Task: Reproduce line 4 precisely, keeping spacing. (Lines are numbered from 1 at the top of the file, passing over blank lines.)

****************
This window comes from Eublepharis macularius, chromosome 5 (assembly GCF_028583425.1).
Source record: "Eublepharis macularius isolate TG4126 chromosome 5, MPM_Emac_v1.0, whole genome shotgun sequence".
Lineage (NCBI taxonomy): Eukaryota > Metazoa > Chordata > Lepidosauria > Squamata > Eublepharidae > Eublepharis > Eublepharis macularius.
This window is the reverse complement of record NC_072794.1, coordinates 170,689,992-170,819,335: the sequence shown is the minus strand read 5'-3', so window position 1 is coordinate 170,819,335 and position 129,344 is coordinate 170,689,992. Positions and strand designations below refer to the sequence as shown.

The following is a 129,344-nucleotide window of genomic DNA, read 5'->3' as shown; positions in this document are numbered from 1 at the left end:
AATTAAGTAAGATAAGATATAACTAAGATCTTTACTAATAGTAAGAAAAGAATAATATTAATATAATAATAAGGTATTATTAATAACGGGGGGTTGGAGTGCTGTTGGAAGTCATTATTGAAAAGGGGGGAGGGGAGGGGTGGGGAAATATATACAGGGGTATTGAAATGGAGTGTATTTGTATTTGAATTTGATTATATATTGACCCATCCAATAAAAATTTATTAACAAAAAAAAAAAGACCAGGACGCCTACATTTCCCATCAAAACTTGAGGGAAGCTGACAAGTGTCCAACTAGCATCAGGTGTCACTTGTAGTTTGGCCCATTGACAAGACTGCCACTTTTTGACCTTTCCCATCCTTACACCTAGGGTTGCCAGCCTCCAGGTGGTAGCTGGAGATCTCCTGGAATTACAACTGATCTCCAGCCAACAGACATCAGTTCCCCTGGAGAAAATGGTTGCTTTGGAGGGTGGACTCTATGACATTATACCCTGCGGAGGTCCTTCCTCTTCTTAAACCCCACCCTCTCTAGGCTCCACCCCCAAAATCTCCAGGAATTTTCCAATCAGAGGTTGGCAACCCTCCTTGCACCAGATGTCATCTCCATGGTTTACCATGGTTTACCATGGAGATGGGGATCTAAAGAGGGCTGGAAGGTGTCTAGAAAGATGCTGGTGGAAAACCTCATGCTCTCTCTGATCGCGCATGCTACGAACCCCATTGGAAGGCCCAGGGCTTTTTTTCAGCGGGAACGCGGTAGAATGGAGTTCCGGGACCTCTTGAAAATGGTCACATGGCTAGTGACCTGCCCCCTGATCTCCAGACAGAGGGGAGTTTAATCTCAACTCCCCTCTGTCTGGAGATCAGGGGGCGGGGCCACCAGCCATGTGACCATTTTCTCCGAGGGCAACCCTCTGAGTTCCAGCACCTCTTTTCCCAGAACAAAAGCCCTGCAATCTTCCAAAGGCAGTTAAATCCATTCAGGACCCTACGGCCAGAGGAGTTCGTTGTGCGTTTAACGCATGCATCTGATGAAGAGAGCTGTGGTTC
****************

This window is the reverse complement of record NC_072794.1, coordinates 170,689,992-170,819,335: the sequence shown is the minus strand read 5'-3', so window position 1 is coordinate 170,819,335 and position 129,344 is coordinate 170,689,992. Positions and strand designations below refer to the sequence as shown.